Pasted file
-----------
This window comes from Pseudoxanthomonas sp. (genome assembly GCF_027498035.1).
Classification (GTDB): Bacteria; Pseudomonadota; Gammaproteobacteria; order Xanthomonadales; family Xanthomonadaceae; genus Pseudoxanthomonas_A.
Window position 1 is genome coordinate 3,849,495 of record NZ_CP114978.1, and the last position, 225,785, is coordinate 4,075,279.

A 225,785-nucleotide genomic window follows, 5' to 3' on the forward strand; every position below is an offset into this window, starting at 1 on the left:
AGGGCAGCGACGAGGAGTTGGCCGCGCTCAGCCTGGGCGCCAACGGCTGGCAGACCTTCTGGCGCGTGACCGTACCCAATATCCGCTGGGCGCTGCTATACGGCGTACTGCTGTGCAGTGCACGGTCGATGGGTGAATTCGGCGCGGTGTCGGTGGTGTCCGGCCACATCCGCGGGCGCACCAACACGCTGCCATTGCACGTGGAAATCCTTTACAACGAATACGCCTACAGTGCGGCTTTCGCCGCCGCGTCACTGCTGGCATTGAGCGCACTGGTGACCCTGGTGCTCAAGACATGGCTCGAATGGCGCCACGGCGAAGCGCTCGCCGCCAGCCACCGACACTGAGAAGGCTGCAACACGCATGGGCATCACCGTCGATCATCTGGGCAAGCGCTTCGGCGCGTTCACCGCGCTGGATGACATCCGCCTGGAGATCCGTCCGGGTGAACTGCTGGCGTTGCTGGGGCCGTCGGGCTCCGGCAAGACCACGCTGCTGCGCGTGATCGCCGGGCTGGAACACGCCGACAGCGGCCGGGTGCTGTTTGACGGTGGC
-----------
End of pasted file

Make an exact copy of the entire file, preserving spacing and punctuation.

This window comes from Pseudoxanthomonas sp. (genome assembly GCF_027498035.1).
Classification (GTDB): Bacteria; Pseudomonadota; Gammaproteobacteria; order Xanthomonadales; family Xanthomonadaceae; genus Pseudoxanthomonas_A.
Window position 1 is genome coordinate 3,849,495 of record NZ_CP114978.1, and the last position, 225,785, is coordinate 4,075,279.

A 225,785-nucleotide genomic window follows, 5' to 3' on the forward strand; every position below is an offset into this window, starting at 1 on the left:
AGGGCAGCGACGAGGAGTTGGCCGCGCTCAGCCTGGGCGCCAACGGCTGGCAGACCTTCTGGCGCGTGACCGTACCCAATATCCGCTGGGCGCTGCTATACGGCGTACTGCTGTGCAGTGCACGGTCGATGGGTGAATTCGGCGCGGTGTCGGTGGTGTCCGGCCACATCCGCGGGCGCACCAACACGCTGCCATTGCACGTGGAAATCCTTTACAACGAATACGCCTACAGTGCGGCTTTCGCCGCCGCGTCACTGCTGGCATTGAGCGCACTGGTGACCCTGGTGCTCAAGACATGGCTCGAATGGCGCCACGGCGAAGCGCTCGCCGCCAGCCACCGACACTGAGAAGGCTGCAACACGCATGGGCATCACCGTCGATCATCTGGGCAAGCGCTTCGGCGCGTTCACCGCGCTGGATGACATCCGCCTGGAGATCCGTCCGGGTGAACTGCTGGCGTTGCTGGGGCCGTCGGGCTCCGGCAAGACCACGCTGCTGCGCGTGATCGCCGGGCTGGAACACGCCGACAGCGGCCGGGTGCTGTTTGACGGTGGC